IS IKEA GOING AMERICAN??
IKEA’s inconsistent labour relations violate international union standards, leaving hundreds of employees without work in Canada and other countries across the globe.
It is often said that Canada is like the United States run by Scandinavians. But in the realm of labor relations, one iconic Swedish company, IKEA, is behaving in a very un-Scandinavian manner in the Vancouver suburb of Richmond, British Columbia (BC). Instead of practicing the labor-management cooperation that dominates in Sweden, IKEA has embraced the hardball antiunion practices that are far more commonplace in the United States.
With total revenues of $36 billion in 2012, IKEA is the world’s largest furniture retailer and one of its most recognizable retail brands. The company operates in 44 countries and has 139,000 employees. IKEA, which enjoys a good relationship with unions in Northern Europe, is a signatory to the United Nations Global Compact (UNGC), an international effort to encourage corporations to adopt socially responsible practices that prohibit companies from interfering with workers’ freedom of association. IKEA’s internal code of conduct incorporates Conventions 87 and 98 – on freedom of association and the right of collective bargaining – of the International Labor Organization. But IKEA’s respect for workers’ rights in Northern Europe and its commitment on paper to international labor standards has not influenced the conduct of its senior management in Richmond.
For the past six months, 350 workers have been locked out of the Richmond store – the oldest IKEA store in North America, which opened in 1976 – that is one of only two unionized IKEA outlets in Canada. (The other unionized IKEA store is in Montreal). After the company demanded sweeping concessions in pay and benefits, including the introduction of a two-tier wage structure – stating that it must bring labor costs in line with those of other IKEA stores and significantly improve the store’s productivity – workers overwhelmingly rejected the concessions several times. IKEA management claims that the dispute is a strike by the workers, who are members of the Teamsters union, and not a lockout. After nearly seven months of one of the longest ongoing labor disputes in British Columbia, only 35 employees have returned to work, while more than 300 others face ongoing economic hardship.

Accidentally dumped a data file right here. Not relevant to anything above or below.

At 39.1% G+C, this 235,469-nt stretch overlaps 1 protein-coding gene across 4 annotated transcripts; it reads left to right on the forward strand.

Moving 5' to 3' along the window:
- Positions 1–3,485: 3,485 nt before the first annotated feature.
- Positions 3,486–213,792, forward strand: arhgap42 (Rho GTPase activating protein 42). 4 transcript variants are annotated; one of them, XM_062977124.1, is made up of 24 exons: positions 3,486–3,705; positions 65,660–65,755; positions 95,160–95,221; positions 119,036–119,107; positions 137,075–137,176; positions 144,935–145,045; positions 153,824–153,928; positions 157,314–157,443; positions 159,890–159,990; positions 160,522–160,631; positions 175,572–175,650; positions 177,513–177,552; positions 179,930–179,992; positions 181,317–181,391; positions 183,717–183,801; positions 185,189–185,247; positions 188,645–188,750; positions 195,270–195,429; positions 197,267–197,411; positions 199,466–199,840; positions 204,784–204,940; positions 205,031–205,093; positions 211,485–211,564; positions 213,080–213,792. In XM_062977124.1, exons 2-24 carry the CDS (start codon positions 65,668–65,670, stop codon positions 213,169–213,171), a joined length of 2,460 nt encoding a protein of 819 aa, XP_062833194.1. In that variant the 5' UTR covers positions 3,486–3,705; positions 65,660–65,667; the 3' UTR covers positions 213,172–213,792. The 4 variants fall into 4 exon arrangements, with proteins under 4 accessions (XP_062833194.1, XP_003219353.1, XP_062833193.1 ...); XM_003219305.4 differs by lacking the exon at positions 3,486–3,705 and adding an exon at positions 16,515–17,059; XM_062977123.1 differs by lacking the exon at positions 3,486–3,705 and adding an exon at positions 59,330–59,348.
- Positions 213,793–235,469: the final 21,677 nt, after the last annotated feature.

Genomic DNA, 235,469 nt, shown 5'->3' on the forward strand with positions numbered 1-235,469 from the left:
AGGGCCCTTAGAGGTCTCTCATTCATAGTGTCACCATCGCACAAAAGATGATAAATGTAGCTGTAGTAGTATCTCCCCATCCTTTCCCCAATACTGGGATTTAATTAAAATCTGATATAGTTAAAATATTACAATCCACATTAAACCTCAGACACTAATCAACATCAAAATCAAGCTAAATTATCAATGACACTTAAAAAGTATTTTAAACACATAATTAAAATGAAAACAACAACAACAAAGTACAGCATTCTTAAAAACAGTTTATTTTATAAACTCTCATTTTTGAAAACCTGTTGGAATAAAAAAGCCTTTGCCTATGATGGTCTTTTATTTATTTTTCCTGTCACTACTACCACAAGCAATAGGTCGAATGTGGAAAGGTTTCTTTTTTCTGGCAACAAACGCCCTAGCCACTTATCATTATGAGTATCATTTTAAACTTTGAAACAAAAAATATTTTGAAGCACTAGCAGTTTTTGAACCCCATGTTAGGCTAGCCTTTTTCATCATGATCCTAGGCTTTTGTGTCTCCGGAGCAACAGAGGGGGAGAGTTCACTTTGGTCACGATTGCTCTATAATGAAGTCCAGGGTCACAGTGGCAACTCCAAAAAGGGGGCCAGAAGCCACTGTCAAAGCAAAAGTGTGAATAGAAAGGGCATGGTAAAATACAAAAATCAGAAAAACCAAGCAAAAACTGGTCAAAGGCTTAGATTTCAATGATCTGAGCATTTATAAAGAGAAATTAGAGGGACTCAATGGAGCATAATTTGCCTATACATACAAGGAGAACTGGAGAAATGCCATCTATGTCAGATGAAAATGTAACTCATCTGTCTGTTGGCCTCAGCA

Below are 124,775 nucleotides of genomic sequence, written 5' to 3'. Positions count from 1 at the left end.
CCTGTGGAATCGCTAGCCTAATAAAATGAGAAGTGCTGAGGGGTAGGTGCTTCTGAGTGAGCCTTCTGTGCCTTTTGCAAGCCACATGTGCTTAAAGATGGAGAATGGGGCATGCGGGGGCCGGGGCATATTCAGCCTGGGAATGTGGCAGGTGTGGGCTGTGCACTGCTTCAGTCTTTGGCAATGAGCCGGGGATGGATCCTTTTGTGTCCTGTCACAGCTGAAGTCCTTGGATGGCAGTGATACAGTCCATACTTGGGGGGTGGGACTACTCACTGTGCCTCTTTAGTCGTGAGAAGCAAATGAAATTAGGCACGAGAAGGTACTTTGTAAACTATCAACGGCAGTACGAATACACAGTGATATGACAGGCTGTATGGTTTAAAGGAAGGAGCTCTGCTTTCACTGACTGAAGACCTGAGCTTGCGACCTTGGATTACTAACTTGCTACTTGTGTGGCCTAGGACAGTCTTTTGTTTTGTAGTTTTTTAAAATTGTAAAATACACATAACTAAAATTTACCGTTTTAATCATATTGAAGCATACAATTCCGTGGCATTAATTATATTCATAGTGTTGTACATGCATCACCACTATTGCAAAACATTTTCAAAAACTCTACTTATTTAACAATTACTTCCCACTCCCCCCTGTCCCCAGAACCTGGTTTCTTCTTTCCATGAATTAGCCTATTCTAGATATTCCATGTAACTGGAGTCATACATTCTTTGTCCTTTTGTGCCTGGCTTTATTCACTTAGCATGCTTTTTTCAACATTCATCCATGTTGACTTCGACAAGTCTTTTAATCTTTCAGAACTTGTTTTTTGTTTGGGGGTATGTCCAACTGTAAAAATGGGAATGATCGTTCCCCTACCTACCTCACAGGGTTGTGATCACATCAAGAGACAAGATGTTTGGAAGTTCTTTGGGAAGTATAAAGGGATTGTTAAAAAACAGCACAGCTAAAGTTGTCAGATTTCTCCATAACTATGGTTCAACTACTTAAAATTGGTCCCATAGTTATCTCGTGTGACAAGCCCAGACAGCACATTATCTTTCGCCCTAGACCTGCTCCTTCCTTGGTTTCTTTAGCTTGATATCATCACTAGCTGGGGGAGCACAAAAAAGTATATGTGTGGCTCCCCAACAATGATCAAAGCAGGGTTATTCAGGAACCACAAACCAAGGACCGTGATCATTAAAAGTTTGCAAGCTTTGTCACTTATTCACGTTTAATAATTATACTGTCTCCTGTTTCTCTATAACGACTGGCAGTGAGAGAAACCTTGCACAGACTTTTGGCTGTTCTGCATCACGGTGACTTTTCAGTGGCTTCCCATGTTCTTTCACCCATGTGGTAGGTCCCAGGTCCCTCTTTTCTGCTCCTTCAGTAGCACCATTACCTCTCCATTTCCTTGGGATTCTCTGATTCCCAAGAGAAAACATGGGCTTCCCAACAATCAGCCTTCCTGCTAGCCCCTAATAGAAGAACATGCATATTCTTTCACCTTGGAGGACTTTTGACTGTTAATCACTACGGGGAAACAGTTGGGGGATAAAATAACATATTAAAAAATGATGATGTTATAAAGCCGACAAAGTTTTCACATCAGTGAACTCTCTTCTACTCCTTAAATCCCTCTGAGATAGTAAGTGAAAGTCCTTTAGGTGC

The Americanization of Canadian Labor Relations
Canada has stronger legal protections for workers’ rights than the United States and the “small differences” in labor policy clearly matter. Union density is 31 percent in Canada, compared with 12 percent in the United States, and it has fallen only slightly since the late 1990s, while US union density has declined steadily. Unionization and a more developed welfare state means, for example, that service sector workers in Vancouver are likely to enjoy a significantly higher standard of living than their counterparts south of the border in Seattle. But provincial law in BC still provides employers with considerable freedom to fight unionization, and IKEA management has taken full advantage of the loopholes in the law.
IKEA’s hardball tactics in BC may reflect a creeping Americanization of labor-management relations in Canada. Management has adopted several US-style anti-union tactics: It has hired replacement workers to do the jobs of locked-out employees; recruited the services of a well-known, antiunion law firm to conduct its adversarial campaign; and encouraged retail employees who might want to return to work to contact the Canadian Labour Watch Association, a conservative organization that promotes antiunion legislation. While it enjoyed a cooperative relationship with its BC workers until 2007, IKEA has now gone on the offensive, showing no willingness to compromise or engage in good-faith negotiations.